Essential Music Scales Every Guitarist Should Know


Scales are a foundation of all the leading guitar work and actually make it very easy for one to crank out the amazing single-note songs. When people began to learn the guitar scales they unknowingly cross the bridge and began understanding the music theory. This makes them significantly much better guitarist since they began to understand the instrument. It is not too early or late to learn the guitar scales. Here are the essential music scales every guitarist should know.

Major Scale

Understanding the Major Scale, and the way in which other scales relate to it is essential for the proficient guitar playing. The Major Scale features the cheerful, bright tonality to it and is the most significant scale in popular music. The Major Scale created is employing the whole step - whole step - half step - whole step - whole step - whole step - half step interval.

Observe the pattern of W-W-W-H-W-W-W-H from root note to root note. Now that you have the pattern of the Major Scale comprehended, it is possible to move to the interval of the scale. The interval of the major scale is 1,2,3,4,5,6,7. C Major is the simplest example because the pattern contains no sharps or flats. In the C Major you have C ( 1 ), D( 2 ), E( 3 ), F( 4 ), G( 5 ), A( 6 ), B( 7 ), C( 8 ). By this here are the examples of the songs that use major scale: Joe Satriani - Starry Night (C major), and Joe Satriani - Rubina (G major).


Natural Minor Scale

The Natural Minor Scale (also known as the Aeolian mode) is one of the most often used scales in modern rock music. The Natural Minor Scale has more of somber, gloomy tonality compared to the Major Scale. To build the Natural Minor Scale, you flatten the 3rd, 6th, and 7th notes of the Major Scale. You use degree 1 2 3 4 5 6 7, C Major C D E F G A B and C Minor C D Eb F G Ab Bb.

Keep in mind that all these minor scales have minor thirds. The minor third is the note that gives the scale its minor tonality. Example of the songs that use the natural minor scale are Gone by Gil Evans, Autumn Leaves by Joseph Kosma and Nature Boy by Eden Ahbez.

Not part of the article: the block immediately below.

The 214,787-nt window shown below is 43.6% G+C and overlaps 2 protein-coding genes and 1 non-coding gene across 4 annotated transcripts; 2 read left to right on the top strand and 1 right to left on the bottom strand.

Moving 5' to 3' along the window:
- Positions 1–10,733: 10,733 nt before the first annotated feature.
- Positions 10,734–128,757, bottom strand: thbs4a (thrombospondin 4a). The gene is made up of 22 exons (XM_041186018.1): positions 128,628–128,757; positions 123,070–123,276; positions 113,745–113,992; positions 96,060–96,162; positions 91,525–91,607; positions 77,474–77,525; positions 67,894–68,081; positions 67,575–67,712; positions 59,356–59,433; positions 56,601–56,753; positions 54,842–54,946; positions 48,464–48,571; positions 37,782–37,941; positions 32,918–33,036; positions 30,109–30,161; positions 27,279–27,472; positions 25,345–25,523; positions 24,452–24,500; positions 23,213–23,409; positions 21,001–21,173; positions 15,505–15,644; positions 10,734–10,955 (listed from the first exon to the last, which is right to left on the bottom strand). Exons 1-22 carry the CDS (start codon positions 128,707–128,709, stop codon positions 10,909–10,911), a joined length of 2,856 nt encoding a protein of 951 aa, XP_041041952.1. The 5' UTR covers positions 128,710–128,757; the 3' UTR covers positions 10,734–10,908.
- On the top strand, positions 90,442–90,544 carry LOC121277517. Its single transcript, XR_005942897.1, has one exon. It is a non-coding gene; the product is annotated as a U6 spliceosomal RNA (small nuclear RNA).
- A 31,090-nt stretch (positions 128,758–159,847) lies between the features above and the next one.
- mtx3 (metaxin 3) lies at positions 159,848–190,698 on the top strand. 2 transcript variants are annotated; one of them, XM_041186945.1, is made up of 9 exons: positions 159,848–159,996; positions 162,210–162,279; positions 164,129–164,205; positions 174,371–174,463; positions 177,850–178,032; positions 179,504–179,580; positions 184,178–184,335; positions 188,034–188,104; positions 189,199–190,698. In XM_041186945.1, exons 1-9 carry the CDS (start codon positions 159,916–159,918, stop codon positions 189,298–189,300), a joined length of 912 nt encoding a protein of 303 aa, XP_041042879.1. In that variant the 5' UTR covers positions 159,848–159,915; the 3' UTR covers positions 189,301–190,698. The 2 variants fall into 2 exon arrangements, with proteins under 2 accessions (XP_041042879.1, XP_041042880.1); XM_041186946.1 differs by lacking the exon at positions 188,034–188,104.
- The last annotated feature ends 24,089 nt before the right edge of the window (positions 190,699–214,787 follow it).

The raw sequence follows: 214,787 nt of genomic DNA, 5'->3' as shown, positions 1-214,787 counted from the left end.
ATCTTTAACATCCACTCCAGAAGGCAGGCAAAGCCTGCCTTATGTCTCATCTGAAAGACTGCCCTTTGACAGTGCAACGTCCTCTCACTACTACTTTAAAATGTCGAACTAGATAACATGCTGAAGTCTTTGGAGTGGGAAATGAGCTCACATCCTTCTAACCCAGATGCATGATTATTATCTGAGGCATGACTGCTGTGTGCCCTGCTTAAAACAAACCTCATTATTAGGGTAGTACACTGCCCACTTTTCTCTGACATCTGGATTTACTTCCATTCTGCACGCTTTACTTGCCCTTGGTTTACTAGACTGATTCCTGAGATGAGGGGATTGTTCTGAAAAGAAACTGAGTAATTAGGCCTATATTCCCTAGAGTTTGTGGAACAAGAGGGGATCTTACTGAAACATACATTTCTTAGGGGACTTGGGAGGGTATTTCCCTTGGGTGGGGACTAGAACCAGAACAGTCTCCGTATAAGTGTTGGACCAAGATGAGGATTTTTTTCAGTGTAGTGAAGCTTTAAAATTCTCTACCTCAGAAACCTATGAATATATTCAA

Major Pentatonic Scale

The Major Pentatonic scale actually can be found anywhere in the music. By listening to everything from country to rock you can hear the Major Pentatonic. The Major Pentatonic is quite similar to the Minor Pentatonic, but the position of the root note varies between the two.

The Major Pentatonic scale is comprised of 5 notes (hence the -penta prefix), all of these are found in the Major Scale. The Major Pentatonic Scale Formula consists of the 1st, 3rd, 4th, 5th, and 6th notes of the Major Scale.

This pattern is also in the 2nd position for the Minor Pentatonic. The big difference is the position of the root note. A tip for training your ear to the Major Pentatonic is to play the matching major chord prior to play the scale. For example, play Major chord, before playing Major Pentatonic Scale (root on the 5th Fret of the 6th string). Example of the songs that uses Major Pentatonic scale are Amazing Grace by John Newton, Sunshine Of Your Love by Cream and Auld Lang Syne by Robert Burns.


Chromatic Scale

The Chromatic Scale is unique in the fact that it uses all 12 tones in the octave. So the A Chromatic would consist of A, A#, B, C, C#, D, D#, E, F, F#, G, G#, and then back to A. The Chromatic Scale is a great way to add a unique flavor to your playing. Example of the songs that uses Chromatic scale is Take Me Home, Country Roads by John Denver and Old Man by Neil Young.



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